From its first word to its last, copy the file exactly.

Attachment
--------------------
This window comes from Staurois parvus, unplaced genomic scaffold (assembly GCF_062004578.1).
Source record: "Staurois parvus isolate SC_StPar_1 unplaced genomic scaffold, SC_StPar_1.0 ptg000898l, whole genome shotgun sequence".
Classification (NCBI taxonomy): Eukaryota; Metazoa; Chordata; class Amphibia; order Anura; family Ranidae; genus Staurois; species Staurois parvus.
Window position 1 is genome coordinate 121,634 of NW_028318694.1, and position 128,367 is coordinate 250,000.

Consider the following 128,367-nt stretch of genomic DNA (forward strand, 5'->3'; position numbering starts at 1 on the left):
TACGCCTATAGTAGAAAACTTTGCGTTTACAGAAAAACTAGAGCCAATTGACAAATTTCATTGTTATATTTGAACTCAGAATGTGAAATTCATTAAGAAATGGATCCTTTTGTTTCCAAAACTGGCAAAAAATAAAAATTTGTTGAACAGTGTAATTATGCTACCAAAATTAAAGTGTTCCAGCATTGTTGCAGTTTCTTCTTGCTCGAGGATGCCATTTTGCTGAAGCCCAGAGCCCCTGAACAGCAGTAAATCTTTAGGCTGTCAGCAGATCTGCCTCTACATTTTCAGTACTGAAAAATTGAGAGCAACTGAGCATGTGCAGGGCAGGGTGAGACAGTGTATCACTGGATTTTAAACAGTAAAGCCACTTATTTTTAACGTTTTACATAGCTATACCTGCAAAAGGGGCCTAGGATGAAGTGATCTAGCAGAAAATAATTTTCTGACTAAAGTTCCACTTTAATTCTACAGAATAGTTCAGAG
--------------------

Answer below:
This window comes from Staurois parvus, unplaced genomic scaffold (assembly GCF_062004578.1).
Source record: "Staurois parvus isolate SC_StPar_1 unplaced genomic scaffold, SC_StPar_1.0 ptg000898l, whole genome shotgun sequence".
Classification (NCBI taxonomy): Eukaryota; Metazoa; Chordata; class Amphibia; order Anura; family Ranidae; genus Staurois; species Staurois parvus.
Window position 1 is genome coordinate 121,634 of NW_028318694.1, and position 128,367 is coordinate 250,000.

Consider the following 128,367-nt stretch of genomic DNA (forward strand, 5'->3'; position numbering starts at 1 on the left):
TACGCCTATAGTAGAAAACTTTGCGTTTACAGAAAAACTAGAGCCAATTGACAAATTTCATTGTTATATTTGAACTCAGAATGTGAAATTCATTAAGAAATGGATCCTTTTGTTTCCAAAACTGGCAAAAAATAAAAATTTGTTGAACAGTGTAATTATGCTACCAAAATTAAAGTGTTCCAGCATTGTTGCAGTTTCTTCTTGCTCGAGGATGCCATTTTGCTGAAGCCCAGAGCCCCTGAACAGCAGTAAATCTTTAGGCTGTCAGCAGATCTGCCTCTACATTTTCAGTACTGAAAAATTGAGAGCAACTGAGCATGTGCAGGGCAGGGTGAGACAGTGTATCACTGGATTTTAAACAGTAAAGCCACTTATTTTTAACGTTTTACATAGCTATACCTGCAAAAGGGGCCTAGGATGAAGTGATCTAGCAGAAAATAATTTTCTGACTAAAGTTCCACTTTAATTCTACAGAATAGTTCAGAG